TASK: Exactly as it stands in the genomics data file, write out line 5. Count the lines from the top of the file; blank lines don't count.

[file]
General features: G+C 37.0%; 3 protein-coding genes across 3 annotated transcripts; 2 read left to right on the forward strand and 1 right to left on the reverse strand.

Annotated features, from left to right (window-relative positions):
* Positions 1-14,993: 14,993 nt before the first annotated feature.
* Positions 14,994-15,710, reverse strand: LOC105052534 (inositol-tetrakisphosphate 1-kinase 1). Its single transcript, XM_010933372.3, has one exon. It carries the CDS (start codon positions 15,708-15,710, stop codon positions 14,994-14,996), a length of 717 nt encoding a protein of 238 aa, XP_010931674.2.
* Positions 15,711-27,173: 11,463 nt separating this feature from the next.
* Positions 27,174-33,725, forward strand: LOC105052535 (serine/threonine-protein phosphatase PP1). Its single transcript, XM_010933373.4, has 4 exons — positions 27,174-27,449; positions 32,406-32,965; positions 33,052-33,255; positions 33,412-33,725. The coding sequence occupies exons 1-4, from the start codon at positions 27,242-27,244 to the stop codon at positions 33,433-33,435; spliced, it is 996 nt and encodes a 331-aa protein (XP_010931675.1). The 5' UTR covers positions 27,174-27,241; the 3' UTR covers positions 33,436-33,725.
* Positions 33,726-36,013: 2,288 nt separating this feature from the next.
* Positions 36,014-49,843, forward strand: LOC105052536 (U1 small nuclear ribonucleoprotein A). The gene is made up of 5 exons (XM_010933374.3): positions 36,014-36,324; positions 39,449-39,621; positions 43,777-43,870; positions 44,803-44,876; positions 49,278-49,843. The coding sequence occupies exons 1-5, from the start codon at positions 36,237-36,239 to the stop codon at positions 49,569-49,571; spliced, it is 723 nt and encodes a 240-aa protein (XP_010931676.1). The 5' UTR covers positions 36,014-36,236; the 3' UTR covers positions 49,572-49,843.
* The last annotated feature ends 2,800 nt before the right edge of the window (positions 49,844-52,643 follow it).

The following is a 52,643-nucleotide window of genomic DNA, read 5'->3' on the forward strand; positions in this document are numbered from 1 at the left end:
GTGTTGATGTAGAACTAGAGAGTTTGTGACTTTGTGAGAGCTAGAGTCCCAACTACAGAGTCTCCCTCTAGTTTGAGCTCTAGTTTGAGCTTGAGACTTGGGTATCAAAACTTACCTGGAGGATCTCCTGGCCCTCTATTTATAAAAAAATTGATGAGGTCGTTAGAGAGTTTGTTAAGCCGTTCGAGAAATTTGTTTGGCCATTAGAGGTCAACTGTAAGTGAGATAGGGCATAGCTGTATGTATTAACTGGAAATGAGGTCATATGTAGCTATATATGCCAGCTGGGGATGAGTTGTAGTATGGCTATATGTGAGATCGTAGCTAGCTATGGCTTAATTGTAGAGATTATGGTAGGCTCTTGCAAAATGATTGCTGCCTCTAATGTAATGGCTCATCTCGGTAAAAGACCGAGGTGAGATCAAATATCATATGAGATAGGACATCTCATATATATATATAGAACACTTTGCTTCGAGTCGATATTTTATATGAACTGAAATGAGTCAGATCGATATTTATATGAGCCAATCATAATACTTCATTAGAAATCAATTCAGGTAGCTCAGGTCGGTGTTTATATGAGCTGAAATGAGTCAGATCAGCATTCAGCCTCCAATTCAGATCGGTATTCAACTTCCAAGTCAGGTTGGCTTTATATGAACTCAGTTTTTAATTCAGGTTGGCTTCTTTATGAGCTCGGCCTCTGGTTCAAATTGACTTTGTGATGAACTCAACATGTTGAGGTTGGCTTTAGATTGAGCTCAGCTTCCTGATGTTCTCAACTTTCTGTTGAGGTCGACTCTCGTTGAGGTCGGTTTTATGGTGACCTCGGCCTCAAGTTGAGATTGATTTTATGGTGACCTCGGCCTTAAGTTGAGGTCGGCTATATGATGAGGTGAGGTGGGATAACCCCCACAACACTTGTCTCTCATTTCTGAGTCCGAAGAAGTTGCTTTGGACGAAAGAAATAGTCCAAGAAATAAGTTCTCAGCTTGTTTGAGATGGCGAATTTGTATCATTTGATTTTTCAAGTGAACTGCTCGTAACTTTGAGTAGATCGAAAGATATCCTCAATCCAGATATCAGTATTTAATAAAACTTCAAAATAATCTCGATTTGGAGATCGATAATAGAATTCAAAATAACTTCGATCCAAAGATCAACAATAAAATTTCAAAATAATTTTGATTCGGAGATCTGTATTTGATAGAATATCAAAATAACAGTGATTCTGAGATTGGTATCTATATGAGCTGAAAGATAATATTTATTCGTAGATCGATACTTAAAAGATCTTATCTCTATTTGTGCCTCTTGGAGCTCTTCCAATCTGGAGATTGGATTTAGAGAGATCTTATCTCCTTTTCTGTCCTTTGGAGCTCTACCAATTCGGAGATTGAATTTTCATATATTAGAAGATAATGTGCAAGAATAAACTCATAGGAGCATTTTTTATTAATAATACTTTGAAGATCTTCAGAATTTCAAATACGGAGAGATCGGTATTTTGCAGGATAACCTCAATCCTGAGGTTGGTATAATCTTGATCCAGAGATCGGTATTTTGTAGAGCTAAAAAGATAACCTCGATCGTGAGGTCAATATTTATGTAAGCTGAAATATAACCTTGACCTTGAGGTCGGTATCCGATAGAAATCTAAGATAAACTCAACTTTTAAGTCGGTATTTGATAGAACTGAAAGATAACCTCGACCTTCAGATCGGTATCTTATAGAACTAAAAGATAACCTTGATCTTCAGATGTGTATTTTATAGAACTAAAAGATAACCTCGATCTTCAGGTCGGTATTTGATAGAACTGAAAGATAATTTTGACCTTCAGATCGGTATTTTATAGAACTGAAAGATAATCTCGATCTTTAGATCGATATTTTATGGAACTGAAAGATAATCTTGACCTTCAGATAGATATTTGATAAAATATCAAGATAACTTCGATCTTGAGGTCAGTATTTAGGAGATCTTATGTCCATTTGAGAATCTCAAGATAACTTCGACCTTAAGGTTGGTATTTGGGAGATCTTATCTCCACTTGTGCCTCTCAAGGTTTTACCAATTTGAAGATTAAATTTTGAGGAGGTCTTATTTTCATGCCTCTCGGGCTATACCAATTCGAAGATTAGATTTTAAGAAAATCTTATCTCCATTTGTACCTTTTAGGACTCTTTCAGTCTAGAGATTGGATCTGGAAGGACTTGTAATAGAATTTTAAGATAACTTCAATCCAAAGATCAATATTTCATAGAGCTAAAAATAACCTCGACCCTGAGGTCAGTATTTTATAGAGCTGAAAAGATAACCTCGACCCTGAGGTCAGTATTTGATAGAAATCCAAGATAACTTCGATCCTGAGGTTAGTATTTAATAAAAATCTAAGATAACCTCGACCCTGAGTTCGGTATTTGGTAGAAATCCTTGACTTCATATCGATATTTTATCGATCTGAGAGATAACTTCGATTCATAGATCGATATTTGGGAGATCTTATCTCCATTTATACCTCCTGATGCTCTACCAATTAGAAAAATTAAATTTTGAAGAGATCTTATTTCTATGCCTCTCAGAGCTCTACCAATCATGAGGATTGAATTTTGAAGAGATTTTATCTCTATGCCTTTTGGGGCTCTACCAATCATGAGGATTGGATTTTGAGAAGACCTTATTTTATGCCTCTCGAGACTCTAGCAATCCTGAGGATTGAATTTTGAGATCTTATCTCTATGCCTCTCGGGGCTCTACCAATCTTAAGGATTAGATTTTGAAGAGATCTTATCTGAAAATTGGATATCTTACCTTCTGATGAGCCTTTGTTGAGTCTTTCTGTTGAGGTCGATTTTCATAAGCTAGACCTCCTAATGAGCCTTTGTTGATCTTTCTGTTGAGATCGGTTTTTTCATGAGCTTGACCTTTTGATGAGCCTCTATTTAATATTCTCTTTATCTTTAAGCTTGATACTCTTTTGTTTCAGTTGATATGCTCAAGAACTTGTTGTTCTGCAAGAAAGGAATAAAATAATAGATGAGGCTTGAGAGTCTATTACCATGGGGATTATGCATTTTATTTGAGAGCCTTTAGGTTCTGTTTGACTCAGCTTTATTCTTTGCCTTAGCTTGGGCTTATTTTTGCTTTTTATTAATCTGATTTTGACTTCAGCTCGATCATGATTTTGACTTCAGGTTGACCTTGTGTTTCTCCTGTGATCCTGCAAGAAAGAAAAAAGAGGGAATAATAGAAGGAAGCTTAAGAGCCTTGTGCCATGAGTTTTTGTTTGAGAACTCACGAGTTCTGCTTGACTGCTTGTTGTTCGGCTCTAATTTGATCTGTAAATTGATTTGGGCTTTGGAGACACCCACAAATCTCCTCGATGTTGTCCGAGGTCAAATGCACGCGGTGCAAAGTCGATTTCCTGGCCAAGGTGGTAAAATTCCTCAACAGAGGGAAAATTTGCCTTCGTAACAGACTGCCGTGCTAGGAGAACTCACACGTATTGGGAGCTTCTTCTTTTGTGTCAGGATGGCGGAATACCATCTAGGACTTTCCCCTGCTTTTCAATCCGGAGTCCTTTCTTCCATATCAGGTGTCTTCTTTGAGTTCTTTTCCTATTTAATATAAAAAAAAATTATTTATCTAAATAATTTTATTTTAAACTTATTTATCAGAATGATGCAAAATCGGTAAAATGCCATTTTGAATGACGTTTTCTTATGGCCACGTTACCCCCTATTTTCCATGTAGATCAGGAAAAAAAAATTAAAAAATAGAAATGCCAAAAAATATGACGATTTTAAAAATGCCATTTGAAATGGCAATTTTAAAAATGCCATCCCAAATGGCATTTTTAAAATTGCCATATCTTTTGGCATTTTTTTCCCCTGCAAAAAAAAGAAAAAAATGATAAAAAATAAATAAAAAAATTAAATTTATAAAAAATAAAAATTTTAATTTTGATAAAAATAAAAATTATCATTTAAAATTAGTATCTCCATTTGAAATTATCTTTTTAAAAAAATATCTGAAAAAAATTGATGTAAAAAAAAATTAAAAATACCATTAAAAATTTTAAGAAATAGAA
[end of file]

* Positions 15,711-27,173: 11,463 nt separating this feature from the next.